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These two pot stocks are in trouble, this fund manager says

FOMO? You may be suffering from fear of missing out again this year when it comes to the marijuana stocks, which began 2019 by tearing up the charts, many of them gaining more than 50 per cent in value over January and February alone.

But those who have resisted the urge are likely better off for it, says portfolio manager Allan Meyer of Wickham Investment Counsel, who claims there are a lot of duds in the sector.

So far it’s been a banner year for the marijuana stocks, which although cooler in recent weeks have amassed incredible numbers over 2019. And investor interest in the space remains high as Canadian companies work to get their footing under a newly opened up sector, while cannabis companies in the United States continue to grow within still-evolving legal environments. Sector leaders such as Canopy Growth and Aurora Cannabis , for example, have posted impressive gains of 78 per cent and 74 per cent, respectively, while the Horizons Marijuana Life Sciences ETF , which attempts to track the marijuana sector as a whole, is up 45 per cent.

But investors should be looking past those sparkling gains as well as the eye-popping revenue predictions, says Meyer, who predicts that there will be a lot of carnage ahead in the Wild West of cannabis.

“We apply a safety and value filter and these guys are about as far away from safety and value as you can get,” says Meyer, to BNN Bloomberg last Thursday. “This starts off with revenue. We see these companies as having very modest revenue, especially when you look at their market capitalization. One of the largest companies, Canopy Growth, has something like $60 million in sales and it’s a multi-billion dollar company.”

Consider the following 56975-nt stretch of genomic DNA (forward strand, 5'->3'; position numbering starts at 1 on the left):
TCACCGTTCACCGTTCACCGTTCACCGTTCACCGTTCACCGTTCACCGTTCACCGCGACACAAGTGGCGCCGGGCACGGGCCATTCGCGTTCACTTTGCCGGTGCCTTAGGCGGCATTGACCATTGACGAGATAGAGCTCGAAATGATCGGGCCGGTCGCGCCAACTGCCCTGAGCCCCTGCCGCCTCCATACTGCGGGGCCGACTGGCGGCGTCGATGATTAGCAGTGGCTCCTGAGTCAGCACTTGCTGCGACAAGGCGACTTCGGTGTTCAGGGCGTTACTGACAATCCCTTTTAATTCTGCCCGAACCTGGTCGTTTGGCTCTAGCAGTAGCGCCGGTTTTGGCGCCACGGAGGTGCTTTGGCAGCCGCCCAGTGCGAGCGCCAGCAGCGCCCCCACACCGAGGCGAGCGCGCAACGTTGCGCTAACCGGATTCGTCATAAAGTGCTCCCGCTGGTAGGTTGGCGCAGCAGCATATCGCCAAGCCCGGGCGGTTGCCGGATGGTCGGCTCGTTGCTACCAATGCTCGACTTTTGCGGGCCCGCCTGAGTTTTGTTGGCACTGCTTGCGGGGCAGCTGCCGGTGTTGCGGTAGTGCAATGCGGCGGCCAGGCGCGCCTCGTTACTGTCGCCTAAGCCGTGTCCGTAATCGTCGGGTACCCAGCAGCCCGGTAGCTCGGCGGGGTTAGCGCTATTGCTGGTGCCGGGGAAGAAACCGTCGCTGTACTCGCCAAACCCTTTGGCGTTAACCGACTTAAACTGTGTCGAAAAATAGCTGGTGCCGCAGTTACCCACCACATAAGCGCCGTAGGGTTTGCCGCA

“The expectations are of revenue growing six times, ten times or more for some of these companies, and to justify their share price you need to see this growth, but so far, we’re very nervous because we look at cash flow and these guys are burning up cash like crazy,” he says. “They’re developing their infrastructure so that they can grow the plants, their greenhouses and distribution, and they’ve done a poor job so far. So those revenue and growth numbers are really questionable.”


Meyer mentions Canopy as one of the likely survivors once the cannabis industry matures but that others like online cannabis retailer Namaste Technologies and Origin House (formerly CannaRoyalty), look problematic.

“With the negative cash, some of these companies, like Namaste, they’re going through $16 million worth of revenue cash flow and they’ve got cash only of $26 million. You cannot continue to do that for a very long time,” he says. “CannaRoyalty is another one I would watch very, very carefully because they’re burning through their small cash hoard, we’re showing that they’ve got a very small level and their cash that they’re burning is much, much larger.”

“There’s going to be a lot of consolidation [and] there are some duds in there, for sure,” he says. “You want to be very, very careful what you’re buying.”

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About The Author /

Jayson is a writer, researcher and educator with a PhD in political philosophy from the University of Ottawa. His interests range from bioethics and innovations in the health sciences to governance, social justice and the history of ideas.
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